Aided schools await help from Tamil Nadu government – The New Indian Express

An average of 147 students study in each government school, while 338.5 students study at each aided school.
Published: 02nd June 2022 01:58 AM  |   Last Updated: 02nd June 2022 01:58 AM   |  A+A-
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THOOTHUKUDI: Much has been said about the DMK government’s efforts to be a tower of support for government school students. However, the same assistance measures have more often than not eluded the students of government-aided schools, which also impart free education to the children from poor and marginalised sections of the society.

Tamil Nadu has over 37,211 government schools and 8,403 aided schools, which respectively impart education to 54.71 lakh students (65.79 per cent) and 28.44 lakh students (34.2 per cent). An average of 147 students study in each government school, while 338.5 students study at each aided school.
Moreover, the teacher-pupil ratio at government and aided schools are 1:23.7 and 1:35.63 respectively. Aided schools are mostly run by philanthropists or trusts.
While the school management looks after the infrastructure, the government provides salaries for the teachers. For a long time, the successive governments extended benefits equally to both government and aided schools undistinguished.
Tamil Nadu’s ‘welfare kit’, laptops, bicycles and noon meal scheme are also offered for the aided school students. But, the situation has changed with the implementation of the National Education Policy (NEP), 2020.
There is not even a single mention of financially-supported private management (aided) schools in the 66-page NEP document, noted State Platform for Common School System (SPCSS -TN) General Secretary PB Prince Gajendra Babu.
“The NEP aims to weaken and gradually do away with the aided schools. The Tamil Nadu government, which emphasises social justice, should surely interfere in the matter and support aided schools, which mostly underprivileged students depend upon,” he said.
The disparity further widened when the State government refused to grant a 7.5 per cent reservation in medical admissions to aided school students, opined Tamil Nadu Primary Teachers Federation (TNPTF) State General Secretary Mayil.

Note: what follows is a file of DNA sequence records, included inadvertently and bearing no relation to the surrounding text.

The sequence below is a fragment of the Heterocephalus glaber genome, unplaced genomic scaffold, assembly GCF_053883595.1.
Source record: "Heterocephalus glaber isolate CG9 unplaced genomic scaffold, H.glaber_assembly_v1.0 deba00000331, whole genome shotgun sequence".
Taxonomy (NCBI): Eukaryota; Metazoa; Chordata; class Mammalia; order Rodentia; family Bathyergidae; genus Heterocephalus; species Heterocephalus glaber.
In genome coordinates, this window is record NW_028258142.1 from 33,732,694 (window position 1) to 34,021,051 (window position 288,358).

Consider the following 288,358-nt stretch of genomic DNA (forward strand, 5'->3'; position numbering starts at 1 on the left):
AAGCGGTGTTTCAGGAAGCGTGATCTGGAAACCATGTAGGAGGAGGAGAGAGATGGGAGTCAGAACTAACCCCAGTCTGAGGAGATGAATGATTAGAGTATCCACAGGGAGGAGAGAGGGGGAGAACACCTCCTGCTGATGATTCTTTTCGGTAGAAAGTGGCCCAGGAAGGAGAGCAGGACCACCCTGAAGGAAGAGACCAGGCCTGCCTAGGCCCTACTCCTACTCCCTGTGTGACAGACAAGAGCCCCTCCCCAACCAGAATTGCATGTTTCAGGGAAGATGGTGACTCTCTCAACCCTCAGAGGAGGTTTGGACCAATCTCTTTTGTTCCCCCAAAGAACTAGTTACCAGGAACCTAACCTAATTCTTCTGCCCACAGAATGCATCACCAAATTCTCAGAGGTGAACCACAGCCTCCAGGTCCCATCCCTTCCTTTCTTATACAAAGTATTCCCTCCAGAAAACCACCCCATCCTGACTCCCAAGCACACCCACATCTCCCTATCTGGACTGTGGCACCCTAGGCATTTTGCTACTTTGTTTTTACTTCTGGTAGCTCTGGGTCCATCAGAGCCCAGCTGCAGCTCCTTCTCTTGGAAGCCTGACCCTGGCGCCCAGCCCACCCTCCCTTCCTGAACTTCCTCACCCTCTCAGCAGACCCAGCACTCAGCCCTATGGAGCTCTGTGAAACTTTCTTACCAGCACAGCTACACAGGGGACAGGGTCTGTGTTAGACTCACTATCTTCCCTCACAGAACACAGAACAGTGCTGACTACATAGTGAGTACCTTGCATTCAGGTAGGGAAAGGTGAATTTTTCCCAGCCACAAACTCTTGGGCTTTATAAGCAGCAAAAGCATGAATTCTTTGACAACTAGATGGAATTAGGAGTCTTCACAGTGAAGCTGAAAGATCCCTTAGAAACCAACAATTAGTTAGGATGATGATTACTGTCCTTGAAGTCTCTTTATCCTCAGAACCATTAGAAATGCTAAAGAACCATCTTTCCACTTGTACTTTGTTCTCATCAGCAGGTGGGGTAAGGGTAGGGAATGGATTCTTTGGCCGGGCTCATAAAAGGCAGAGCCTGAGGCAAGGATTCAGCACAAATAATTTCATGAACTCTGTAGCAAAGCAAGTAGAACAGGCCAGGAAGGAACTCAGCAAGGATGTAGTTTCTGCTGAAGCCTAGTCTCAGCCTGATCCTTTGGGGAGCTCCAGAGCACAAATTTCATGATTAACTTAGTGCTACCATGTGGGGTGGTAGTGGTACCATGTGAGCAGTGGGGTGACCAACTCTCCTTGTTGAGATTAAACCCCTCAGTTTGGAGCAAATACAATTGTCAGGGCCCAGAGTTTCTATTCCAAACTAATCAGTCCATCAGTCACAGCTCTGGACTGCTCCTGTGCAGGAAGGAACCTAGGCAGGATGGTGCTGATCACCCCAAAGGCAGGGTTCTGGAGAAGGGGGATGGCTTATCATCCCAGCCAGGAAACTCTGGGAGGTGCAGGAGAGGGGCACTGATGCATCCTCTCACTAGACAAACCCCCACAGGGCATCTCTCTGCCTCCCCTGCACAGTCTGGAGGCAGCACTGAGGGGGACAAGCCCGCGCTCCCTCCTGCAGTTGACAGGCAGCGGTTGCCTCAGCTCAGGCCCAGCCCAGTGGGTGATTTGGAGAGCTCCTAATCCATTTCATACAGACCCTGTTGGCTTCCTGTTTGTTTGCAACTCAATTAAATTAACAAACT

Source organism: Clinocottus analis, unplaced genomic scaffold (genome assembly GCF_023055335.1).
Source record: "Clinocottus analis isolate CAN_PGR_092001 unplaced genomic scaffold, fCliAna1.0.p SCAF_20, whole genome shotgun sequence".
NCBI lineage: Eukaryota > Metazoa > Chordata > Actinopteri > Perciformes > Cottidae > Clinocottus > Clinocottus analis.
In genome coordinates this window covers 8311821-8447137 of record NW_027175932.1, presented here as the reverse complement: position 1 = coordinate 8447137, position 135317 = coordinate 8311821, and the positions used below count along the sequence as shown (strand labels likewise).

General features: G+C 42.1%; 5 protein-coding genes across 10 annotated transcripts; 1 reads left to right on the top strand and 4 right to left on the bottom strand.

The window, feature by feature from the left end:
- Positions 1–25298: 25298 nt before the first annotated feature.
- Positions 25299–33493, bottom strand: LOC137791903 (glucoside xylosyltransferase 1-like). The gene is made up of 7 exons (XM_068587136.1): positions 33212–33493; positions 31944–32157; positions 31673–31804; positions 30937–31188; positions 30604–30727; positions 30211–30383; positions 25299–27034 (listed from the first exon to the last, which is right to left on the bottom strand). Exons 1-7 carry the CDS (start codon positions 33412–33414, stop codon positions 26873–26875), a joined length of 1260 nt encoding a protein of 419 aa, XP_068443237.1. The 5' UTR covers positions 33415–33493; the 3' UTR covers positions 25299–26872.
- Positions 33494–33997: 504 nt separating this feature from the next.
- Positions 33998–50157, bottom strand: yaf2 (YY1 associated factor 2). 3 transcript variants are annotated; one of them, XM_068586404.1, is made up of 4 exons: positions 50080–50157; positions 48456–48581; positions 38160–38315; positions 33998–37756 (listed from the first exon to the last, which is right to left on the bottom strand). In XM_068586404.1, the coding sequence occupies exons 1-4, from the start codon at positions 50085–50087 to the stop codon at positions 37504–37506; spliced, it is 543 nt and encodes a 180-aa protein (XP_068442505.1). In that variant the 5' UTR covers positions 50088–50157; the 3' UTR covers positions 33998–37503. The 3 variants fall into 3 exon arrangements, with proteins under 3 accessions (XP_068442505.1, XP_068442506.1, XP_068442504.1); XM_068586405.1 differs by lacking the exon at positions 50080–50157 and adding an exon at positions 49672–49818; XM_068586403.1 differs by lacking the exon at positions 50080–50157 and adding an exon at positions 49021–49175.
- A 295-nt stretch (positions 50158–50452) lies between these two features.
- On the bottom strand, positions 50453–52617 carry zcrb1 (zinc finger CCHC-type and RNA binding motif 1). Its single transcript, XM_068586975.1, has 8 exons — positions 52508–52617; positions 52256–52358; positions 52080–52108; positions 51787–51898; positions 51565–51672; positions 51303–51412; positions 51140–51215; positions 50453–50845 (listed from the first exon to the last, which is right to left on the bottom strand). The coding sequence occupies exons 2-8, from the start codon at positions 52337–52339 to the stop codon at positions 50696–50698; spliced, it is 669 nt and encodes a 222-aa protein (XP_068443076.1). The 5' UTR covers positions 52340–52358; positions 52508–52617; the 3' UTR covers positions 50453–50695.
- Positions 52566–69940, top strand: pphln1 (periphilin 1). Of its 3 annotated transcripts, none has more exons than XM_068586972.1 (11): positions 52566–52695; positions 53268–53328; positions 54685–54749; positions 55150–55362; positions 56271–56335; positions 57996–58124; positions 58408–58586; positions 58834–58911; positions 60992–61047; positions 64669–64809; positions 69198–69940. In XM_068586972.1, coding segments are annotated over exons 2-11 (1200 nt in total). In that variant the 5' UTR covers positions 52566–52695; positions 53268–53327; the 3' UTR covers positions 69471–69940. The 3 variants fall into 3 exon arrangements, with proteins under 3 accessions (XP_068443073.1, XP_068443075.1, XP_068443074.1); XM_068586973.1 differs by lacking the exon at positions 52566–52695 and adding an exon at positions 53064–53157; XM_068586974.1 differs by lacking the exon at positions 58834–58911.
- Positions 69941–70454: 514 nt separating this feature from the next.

“The Moovalur Ramamirtham Ammaiyar Higher Education Assurance Scheme, which provides monthly assistance of Rs 1,000, was extended only to girl students in government schools. Then, the aided school students were not included in the 20 per cent reservation in government jobs for Tamil medium students. They were also ruled out from the morning breakfast scheme,” he pointed out.
The 7.5 per cent horizontal reservation was brought in by the AIADMK government based on recommendations of the Justice Kalaiarasan Committee. “The panel had actually recommended a quota of 10 per cent. So, the State should allocate the remaining 2.5 per cent for aided school students,” Mayil demanded.
Representatives of several other teacher associations also said the benefits extended to government schools should also be extended to aided schools as the kids in aided schools also come from underprivileged backgrounds.
Sources from the Roman Catholic Church, which runs hundreds of aided schools in the State, told The New Indian Express that the State government had stopped releasing building maintenance grants for schools 10 years ago. “They also don’t grant approvals for appointing teachers in vacancies formed out of retirements, even though aided schools educate more than one-third of the total number of students,” he added.
A manager of a minority institution that runs over 100 schools across the State concurred and claimed that at least 500 teachers, who have been filling in for vacant teacher positions, have not received their salaries for the last many years. “The government has been objecting to appointments claiming that aided institutions were over-staffed. However, the government’s own reports state that the teacher-pupil ratio in aided schools is 1:35, which is much higher than that of government schools,” the institution manager added. Sources said the Right to Education Act mandates that each school maintain a teacher-pupil ratio of 1:30.  
Kottai Shanmuganathan, attached to the 150-year-old Srivaikuntam Kumarakurubaraswamigal School, told The New Indian Express managements of many aided schools were willing to hand over their institutions to the government owing to the lack of policy-wise support from the State.
“Aided schools are not profit-making ventures. Crores of rupees have to be spent to build and maintain the infrastructure on par with the standards set by the authorities. We cannot afford all this,” added Shanmuganathan, who is also the vice president of Tamil Nadu Recognised Private Schools Management Association.
Speaking to The New Indian Express, former Chief Minister K Kamaraj’s granddaughter VS Kamalika Kamarajar said her grandfather encouraged philanthropists to start schools in economically backward regions with the high hopes of providing free education to rural students. “Aided schools should be treated as government schools and it is the State’s responsibility to extend all welfare schemes to all the schools,” she noted.
A senior official told The New Indian Express it is true that there has been some official resistance to consider aided schools on par with government schools. “However, a committee has been formed to draft a separate educational policy for Tamil Nadu and the panel will surely discuss the issues of aided schools as well,” he said.
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